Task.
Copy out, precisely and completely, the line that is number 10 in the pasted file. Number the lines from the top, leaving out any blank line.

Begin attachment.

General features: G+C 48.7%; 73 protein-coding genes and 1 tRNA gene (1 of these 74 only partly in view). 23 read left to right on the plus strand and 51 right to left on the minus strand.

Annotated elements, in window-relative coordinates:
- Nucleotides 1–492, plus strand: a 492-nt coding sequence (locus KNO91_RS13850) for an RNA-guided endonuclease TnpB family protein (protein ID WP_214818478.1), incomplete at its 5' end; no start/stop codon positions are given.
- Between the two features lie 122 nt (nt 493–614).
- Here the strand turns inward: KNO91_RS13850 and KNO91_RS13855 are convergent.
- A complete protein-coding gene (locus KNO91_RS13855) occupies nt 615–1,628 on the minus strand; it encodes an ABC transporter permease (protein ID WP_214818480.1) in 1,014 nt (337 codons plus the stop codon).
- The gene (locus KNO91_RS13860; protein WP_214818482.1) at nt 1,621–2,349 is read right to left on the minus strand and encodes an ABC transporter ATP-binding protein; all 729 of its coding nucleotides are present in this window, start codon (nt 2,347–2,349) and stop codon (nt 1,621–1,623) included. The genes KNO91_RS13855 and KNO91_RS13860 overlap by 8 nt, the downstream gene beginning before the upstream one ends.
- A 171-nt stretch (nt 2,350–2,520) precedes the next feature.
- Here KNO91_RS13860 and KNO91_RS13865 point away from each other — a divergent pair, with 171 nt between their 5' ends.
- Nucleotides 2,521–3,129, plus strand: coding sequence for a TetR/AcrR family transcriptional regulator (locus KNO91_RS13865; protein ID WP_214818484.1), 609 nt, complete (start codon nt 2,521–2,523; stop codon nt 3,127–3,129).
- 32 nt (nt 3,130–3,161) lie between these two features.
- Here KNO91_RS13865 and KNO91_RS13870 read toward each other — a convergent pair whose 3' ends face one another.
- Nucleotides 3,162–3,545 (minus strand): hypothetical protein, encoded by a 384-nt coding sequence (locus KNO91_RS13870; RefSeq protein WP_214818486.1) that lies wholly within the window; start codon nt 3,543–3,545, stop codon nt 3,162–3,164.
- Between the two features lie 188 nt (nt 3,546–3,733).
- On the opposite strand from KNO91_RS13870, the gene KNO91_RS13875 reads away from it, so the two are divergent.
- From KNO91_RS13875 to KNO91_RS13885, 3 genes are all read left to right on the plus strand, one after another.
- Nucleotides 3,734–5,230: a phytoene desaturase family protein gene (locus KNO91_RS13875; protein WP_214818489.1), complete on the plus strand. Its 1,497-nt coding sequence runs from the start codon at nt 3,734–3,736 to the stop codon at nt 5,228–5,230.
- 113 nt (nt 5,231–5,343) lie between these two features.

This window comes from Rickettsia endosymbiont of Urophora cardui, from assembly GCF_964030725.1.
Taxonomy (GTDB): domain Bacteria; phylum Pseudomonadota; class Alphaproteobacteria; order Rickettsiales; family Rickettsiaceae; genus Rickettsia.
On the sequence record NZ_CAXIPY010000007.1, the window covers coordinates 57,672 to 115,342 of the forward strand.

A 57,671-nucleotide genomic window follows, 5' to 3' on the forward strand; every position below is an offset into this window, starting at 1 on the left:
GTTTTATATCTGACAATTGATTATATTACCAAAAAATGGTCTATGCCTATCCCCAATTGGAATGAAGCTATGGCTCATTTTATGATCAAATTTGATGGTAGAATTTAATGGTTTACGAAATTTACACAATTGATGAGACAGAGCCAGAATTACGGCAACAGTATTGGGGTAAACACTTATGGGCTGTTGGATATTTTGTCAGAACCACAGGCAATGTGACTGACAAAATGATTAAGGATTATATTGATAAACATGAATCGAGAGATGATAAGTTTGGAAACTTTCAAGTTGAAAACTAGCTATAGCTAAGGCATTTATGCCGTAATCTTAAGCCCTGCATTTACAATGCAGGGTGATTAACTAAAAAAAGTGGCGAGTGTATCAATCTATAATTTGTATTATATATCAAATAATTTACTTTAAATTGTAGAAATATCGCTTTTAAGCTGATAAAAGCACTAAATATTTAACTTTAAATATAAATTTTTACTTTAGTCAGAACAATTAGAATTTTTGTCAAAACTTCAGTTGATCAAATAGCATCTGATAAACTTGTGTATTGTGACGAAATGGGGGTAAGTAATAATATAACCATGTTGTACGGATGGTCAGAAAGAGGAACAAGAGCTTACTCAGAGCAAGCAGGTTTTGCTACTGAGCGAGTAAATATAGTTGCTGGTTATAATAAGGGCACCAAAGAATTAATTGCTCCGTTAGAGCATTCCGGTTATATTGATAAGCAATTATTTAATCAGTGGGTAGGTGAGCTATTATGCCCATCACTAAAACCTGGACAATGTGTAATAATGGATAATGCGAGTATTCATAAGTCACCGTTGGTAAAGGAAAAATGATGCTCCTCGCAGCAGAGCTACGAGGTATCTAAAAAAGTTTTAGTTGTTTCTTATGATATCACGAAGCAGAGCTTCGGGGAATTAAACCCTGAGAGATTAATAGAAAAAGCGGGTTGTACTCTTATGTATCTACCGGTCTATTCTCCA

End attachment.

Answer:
- Nucleotides 2,521–3,129, plus strand: coding sequence for a TetR/AcrR family transcriptional regulator (locus KNO91_RS13865; protein ID WP_214818484.1), 609 nt, complete (start codon nt 2,521–2,523; stop codon nt 3,127–3,129).